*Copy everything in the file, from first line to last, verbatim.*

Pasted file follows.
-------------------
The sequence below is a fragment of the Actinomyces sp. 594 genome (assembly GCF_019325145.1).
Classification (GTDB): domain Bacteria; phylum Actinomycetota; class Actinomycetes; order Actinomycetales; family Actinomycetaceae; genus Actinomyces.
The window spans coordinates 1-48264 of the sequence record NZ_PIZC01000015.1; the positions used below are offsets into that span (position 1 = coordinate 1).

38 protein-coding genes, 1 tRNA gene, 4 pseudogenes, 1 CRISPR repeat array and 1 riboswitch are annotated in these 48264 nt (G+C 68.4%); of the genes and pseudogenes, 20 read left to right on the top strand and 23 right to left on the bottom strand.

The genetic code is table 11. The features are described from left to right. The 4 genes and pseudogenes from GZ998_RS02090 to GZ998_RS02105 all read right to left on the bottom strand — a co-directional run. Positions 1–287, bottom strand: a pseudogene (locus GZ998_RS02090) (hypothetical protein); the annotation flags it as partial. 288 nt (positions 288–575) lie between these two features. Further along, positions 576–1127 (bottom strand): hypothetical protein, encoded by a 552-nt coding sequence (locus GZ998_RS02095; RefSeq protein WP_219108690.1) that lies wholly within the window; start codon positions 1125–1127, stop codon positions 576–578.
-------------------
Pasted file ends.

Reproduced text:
The sequence below is a fragment of the Actinomyces sp. 594 genome (assembly GCF_019325145.1).
Classification (GTDB): domain Bacteria; phylum Actinomycetota; class Actinomycetes; order Actinomycetales; family Actinomycetaceae; genus Actinomyces.
The window spans coordinates 1-48264 of the sequence record NZ_PIZC01000015.1; the positions used below are offsets into that span (position 1 = coordinate 1).

38 protein-coding genes, 1 tRNA gene, 4 pseudogenes, 1 CRISPR repeat array and 1 riboswitch are annotated in these 48264 nt (G+C 68.4%); of the genes and pseudogenes, 20 read left to right on the top strand and 23 right to left on the bottom strand.

The genetic code is table 11. The features are described from left to right. The 4 genes and pseudogenes from GZ998_RS02090 to GZ998_RS02105 all read right to left on the bottom strand — a co-directional run. Positions 1–287, bottom strand: a pseudogene (locus GZ998_RS02090) (hypothetical protein); the annotation flags it as partial. 288 nt (positions 288–575) lie between these two features. Further along, positions 576–1127 (bottom strand): hypothetical protein, encoded by a 552-nt coding sequence (locus GZ998_RS02095; RefSeq protein WP_219108690.1) that lies wholly within the window; start codon positions 1125–1127, stop codon positions 576–578.